By Iliana Flores-DuMond
Libraries and magic are practically synonymous. Libraries, like no place else, serve as places of transformation, discovery, and empowerment. Children around the world walk through libraries at a young age and are presented with choices. Books present the opportunity to decide for oneself who they want to be, and the people they most identify with, an immeasurably valuable experience for young people. Libraries are a place of learning for thousands of children and adults alike and are a space in which children get to exercise agency and practice critical thinking.
However, libraries and the books housed therein are under attack. Between 2021 and 2022 over 1,500 books were banned across the United States. Texas is leading the nation in the number of banned books with just over 800 active bans across 22 districts. However, the Texas legislature is not satisfied with the current bans and is now seeking to take action that would cause even more books to be pulled from the shelves in the upcoming years. Bills like HB 900 and SB 13 aim to institute some kind of ban, which disproportionately harm students of color and students in the LGBTQ+ community.
HB900 would allow third-party vendors to decide what books are appropriate for Texas students, instead of school librarians, families, and students, and give the TEA the ability to ban books with no public accountability. SB13 would create surveillance of students’ library records, impose a statewide collection development policy without input from local districts, and create an unelected, untrained advisory committee to recommend which books to ban.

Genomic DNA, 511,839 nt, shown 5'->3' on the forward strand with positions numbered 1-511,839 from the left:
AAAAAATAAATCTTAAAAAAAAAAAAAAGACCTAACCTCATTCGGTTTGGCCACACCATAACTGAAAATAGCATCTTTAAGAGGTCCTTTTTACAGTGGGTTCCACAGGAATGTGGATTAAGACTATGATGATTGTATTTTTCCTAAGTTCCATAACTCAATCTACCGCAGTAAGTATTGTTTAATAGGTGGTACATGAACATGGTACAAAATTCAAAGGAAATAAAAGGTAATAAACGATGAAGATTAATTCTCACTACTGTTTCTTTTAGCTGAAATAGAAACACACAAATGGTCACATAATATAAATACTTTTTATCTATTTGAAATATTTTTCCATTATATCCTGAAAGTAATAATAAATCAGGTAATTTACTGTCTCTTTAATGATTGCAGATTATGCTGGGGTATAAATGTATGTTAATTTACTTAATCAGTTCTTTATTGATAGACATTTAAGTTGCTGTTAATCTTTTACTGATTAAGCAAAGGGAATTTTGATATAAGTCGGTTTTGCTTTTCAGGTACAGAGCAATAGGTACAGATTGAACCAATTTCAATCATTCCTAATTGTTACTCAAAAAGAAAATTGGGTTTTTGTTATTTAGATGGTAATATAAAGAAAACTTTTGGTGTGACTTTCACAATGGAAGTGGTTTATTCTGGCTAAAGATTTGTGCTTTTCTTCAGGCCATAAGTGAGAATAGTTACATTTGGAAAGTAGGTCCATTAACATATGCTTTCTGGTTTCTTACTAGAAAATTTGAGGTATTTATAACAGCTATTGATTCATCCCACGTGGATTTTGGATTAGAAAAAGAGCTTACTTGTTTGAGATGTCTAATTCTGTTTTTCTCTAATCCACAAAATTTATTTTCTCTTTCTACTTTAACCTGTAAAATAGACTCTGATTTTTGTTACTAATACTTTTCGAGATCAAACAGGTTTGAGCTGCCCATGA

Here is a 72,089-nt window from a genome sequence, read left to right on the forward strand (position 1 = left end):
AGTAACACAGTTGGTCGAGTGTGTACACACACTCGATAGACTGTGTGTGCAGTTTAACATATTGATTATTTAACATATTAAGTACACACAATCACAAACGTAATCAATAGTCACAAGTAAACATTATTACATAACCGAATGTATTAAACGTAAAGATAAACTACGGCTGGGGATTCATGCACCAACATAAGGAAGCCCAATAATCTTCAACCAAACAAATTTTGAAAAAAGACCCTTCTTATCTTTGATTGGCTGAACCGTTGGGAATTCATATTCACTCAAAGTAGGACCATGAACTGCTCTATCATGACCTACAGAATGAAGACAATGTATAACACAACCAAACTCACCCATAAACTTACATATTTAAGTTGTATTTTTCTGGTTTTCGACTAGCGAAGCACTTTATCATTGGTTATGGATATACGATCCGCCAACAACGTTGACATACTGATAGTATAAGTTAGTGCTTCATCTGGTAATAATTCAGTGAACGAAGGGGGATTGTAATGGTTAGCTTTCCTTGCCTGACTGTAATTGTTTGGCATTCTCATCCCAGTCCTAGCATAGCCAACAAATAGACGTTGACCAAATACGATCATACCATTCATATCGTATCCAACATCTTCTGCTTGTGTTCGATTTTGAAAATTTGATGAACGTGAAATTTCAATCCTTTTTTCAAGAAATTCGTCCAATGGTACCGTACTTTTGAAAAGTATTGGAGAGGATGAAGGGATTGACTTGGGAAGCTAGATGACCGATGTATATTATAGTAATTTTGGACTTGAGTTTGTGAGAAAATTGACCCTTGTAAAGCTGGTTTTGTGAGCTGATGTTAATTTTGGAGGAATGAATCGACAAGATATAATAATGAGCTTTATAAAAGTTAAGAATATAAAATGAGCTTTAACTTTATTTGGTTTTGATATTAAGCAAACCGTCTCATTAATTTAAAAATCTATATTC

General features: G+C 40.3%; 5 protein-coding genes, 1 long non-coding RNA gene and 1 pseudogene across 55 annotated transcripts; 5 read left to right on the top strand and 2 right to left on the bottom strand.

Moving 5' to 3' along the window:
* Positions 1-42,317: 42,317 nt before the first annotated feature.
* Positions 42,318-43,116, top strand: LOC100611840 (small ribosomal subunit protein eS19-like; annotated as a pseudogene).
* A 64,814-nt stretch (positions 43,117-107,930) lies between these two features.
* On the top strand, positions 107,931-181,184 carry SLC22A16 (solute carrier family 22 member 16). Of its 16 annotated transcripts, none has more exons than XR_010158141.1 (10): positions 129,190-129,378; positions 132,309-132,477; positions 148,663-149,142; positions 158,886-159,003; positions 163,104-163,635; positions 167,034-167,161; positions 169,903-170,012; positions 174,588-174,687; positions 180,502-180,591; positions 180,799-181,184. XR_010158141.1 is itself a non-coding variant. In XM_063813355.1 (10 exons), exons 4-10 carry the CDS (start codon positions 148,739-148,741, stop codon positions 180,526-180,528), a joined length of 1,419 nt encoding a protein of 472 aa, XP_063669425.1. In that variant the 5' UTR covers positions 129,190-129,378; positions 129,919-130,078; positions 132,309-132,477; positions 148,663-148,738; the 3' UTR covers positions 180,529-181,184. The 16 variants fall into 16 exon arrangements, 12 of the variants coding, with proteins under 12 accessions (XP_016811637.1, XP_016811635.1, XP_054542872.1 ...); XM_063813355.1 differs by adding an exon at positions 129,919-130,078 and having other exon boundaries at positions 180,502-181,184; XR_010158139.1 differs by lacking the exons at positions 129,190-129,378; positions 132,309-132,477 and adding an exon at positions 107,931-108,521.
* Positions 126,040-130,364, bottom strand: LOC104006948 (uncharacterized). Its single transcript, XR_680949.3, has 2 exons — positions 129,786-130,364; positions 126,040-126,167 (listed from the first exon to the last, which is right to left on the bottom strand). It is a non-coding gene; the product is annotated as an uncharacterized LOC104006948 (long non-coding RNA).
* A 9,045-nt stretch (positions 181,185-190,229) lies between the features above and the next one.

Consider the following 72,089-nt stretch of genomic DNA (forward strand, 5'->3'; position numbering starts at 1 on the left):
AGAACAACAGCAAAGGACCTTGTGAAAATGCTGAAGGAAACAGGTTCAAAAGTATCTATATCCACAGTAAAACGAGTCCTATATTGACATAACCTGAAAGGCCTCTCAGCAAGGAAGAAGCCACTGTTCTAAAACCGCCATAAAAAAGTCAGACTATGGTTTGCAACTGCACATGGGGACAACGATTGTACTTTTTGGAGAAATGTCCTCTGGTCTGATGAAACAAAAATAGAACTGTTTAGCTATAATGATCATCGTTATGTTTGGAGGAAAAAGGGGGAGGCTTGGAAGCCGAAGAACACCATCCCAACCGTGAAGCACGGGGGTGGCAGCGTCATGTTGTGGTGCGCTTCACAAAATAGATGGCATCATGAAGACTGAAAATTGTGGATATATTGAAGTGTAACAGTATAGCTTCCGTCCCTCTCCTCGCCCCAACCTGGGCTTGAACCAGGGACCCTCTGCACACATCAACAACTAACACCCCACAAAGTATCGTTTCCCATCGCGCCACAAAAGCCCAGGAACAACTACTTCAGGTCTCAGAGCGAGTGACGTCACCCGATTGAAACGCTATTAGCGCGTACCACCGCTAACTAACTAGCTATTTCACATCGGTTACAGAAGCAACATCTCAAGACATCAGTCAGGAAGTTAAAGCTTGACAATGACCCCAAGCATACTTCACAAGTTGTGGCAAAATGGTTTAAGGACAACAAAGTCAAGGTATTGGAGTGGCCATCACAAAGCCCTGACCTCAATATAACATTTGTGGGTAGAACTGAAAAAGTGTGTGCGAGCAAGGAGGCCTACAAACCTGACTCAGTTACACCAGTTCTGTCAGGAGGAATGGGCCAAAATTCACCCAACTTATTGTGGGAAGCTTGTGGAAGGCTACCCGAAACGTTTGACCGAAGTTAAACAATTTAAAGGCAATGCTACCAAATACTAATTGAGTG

Both bills target LGBTQ+, Black, and other marginalized students, and hurt vulnerable students who need resources. Moreover, they would disempower educators and parents by taking crucial educational decisions out of the hands of local actors. All of us need to do our part to protect our students and make sure that each district can best serve the specific needs of its student body.
All of us need to do our part to protect our students and make sure that each district can best serve the specific needs of its student body.
There are several ways to combat these attacks on libraries in Texas.
- Contact your representatives: We’ve created this action link to inform you about book ban bills and make contacting your representatives easier. Make your voice heard and make sure your legislators are representing your interests as a constituent.
- Know your local school board members. Ultimately, it is your local school trustees who will be enforcing any laws that are passed this session, and we have the right to decide who represents us on the school board. Many districts have elections for school board members coming up on May 6th, and you can show up to your local school board meeting to speak up for the right to read year-round!
- Check out resources like this article from Book Riot, which provides valuable information on why book bans harm students, as well as additional actions you can take to oppose book bans.
Students deserve access to books that reflect their background, culture, and individual identities. Do your part to preserve the right to read for all Texas children!
Youth Civic Education and Engagement Intern, Children’s Defense Fund – Texas